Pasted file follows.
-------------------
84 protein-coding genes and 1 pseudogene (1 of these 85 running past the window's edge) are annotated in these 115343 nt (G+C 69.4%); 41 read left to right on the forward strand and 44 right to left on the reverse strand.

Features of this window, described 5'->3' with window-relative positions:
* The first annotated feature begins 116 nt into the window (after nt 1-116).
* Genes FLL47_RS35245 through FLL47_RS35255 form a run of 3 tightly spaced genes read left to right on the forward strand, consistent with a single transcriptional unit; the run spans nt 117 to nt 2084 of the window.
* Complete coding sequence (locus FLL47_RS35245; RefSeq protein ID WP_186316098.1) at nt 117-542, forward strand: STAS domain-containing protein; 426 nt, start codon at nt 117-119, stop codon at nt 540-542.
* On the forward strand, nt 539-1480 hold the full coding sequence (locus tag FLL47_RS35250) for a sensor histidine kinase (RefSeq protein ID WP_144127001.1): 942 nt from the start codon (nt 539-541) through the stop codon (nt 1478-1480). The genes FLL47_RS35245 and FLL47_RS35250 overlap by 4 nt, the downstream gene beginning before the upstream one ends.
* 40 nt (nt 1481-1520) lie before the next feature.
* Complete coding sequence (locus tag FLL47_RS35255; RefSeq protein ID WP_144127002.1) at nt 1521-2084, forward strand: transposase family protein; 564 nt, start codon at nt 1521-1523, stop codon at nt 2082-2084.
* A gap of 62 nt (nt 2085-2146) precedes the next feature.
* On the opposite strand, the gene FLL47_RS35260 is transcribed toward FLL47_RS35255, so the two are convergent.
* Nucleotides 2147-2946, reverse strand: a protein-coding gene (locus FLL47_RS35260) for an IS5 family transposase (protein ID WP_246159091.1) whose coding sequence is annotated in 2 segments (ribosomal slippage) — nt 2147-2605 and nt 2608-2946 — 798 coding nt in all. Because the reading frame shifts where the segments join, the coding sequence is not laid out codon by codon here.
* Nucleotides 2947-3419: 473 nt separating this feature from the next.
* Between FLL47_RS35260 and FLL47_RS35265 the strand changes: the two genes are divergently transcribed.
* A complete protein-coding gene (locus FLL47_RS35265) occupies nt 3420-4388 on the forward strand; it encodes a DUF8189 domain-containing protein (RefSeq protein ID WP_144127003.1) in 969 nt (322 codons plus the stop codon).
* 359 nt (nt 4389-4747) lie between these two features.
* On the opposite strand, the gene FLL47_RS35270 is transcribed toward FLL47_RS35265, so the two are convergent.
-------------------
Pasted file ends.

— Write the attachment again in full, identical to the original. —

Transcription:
84 protein-coding genes and 1 pseudogene (1 of these 85 running past the window's edge) are annotated in these 115343 nt (G+C 69.4%); 41 read left to right on the forward strand and 44 right to left on the reverse strand.

Features of this window, described 5'->3' with window-relative positions:
* The first annotated feature begins 116 nt into the window (after nt 1-116).
* Genes FLL47_RS35245 through FLL47_RS35255 form a run of 3 tightly spaced genes read left to right on the forward strand, consistent with a single transcriptional unit; the run spans nt 117 to nt 2084 of the window.
* Complete coding sequence (locus FLL47_RS35245; RefSeq protein ID WP_186316098.1) at nt 117-542, forward strand: STAS domain-containing protein; 426 nt, start codon at nt 117-119, stop codon at nt 540-542.
* On the forward strand, nt 539-1480 hold the full coding sequence (locus tag FLL47_RS35250) for a sensor histidine kinase (RefSeq protein ID WP_144127001.1): 942 nt from the start codon (nt 539-541) through the stop codon (nt 1478-1480). The genes FLL47_RS35245 and FLL47_RS35250 overlap by 4 nt, the downstream gene beginning before the upstream one ends.
* 40 nt (nt 1481-1520) lie before the next feature.
* Complete coding sequence (locus tag FLL47_RS35255; RefSeq protein ID WP_144127002.1) at nt 1521-2084, forward strand: transposase family protein; 564 nt, start codon at nt 1521-1523, stop codon at nt 2082-2084.
* A gap of 62 nt (nt 2085-2146) precedes the next feature.
* On the opposite strand, the gene FLL47_RS35260 is transcribed toward FLL47_RS35255, so the two are convergent.
* Nucleotides 2147-2946, reverse strand: a protein-coding gene (locus FLL47_RS35260) for an IS5 family transposase (protein ID WP_246159091.1) whose coding sequence is annotated in 2 segments (ribosomal slippage) — nt 2147-2605 and nt 2608-2946 — 798 coding nt in all. Because the reading frame shifts where the segments join, the coding sequence is not laid out codon by codon here.
* Nucleotides 2947-3419: 473 nt separating this feature from the next.
* Between FLL47_RS35260 and FLL47_RS35265 the strand changes: the two genes are divergently transcribed.
* A complete protein-coding gene (locus FLL47_RS35265) occupies nt 3420-4388 on the forward strand; it encodes a DUF8189 domain-containing protein (RefSeq protein ID WP_144127003.1) in 969 nt (322 codons plus the stop codon).
* 359 nt (nt 4389-4747) lie between these two features.
* On the opposite strand, the gene FLL47_RS35270 is transcribed toward FLL47_RS35265, so the two are convergent.